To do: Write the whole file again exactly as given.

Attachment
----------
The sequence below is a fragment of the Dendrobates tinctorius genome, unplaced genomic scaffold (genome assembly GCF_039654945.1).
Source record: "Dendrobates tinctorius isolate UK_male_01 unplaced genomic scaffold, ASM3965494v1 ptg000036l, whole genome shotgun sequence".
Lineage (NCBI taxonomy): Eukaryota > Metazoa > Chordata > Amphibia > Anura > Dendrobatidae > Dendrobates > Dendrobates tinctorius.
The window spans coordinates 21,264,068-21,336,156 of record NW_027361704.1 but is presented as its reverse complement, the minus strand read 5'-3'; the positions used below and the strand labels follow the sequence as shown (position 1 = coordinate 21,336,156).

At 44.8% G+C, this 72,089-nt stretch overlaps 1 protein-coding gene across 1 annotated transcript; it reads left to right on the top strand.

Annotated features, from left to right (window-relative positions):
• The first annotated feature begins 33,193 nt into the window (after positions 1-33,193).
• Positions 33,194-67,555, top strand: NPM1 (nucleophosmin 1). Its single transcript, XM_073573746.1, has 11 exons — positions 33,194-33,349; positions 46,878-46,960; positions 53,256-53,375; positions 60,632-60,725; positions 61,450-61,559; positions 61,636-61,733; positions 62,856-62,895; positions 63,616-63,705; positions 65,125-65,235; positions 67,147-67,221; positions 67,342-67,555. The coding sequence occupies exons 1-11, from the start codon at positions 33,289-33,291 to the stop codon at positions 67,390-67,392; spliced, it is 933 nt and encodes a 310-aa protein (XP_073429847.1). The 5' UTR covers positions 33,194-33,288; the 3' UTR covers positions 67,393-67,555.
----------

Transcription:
The sequence below is a fragment of the Dendrobates tinctorius genome, unplaced genomic scaffold (genome assembly GCF_039654945.1).
Source record: "Dendrobates tinctorius isolate UK_male_01 unplaced genomic scaffold, ASM3965494v1 ptg000036l, whole genome shotgun sequence".
Lineage (NCBI taxonomy): Eukaryota > Metazoa > Chordata > Amphibia > Anura > Dendrobatidae > Dendrobates > Dendrobates tinctorius.
The window spans coordinates 21,264,068-21,336,156 of record NW_027361704.1 but is presented as its reverse complement, the minus strand read 5'-3'; the positions used below and the strand labels follow the sequence as shown (position 1 = coordinate 21,336,156).

At 44.8% G+C, this 72,089-nt stretch overlaps 1 protein-coding gene across 1 annotated transcript; it reads left to right on the top strand.

Annotated features, from left to right (window-relative positions):
• The first annotated feature begins 33,193 nt into the window (after positions 1-33,193).
• Positions 33,194-67,555, top strand: NPM1 (nucleophosmin 1). Its single transcript, XM_073573746.1, has 11 exons — positions 33,194-33,349; positions 46,878-46,960; positions 53,256-53,375; positions 60,632-60,725; positions 61,450-61,559; positions 61,636-61,733; positions 62,856-62,895; positions 63,616-63,705; positions 65,125-65,235; positions 67,147-67,221; positions 67,342-67,555. The coding sequence occupies exons 1-11, from the start codon at positions 33,289-33,291 to the stop codon at positions 67,390-67,392; spliced, it is 933 nt and encodes a 310-aa protein (XP_073429847.1). The 5' UTR covers positions 33,194-33,288; the 3' UTR covers positions 67,393-67,555.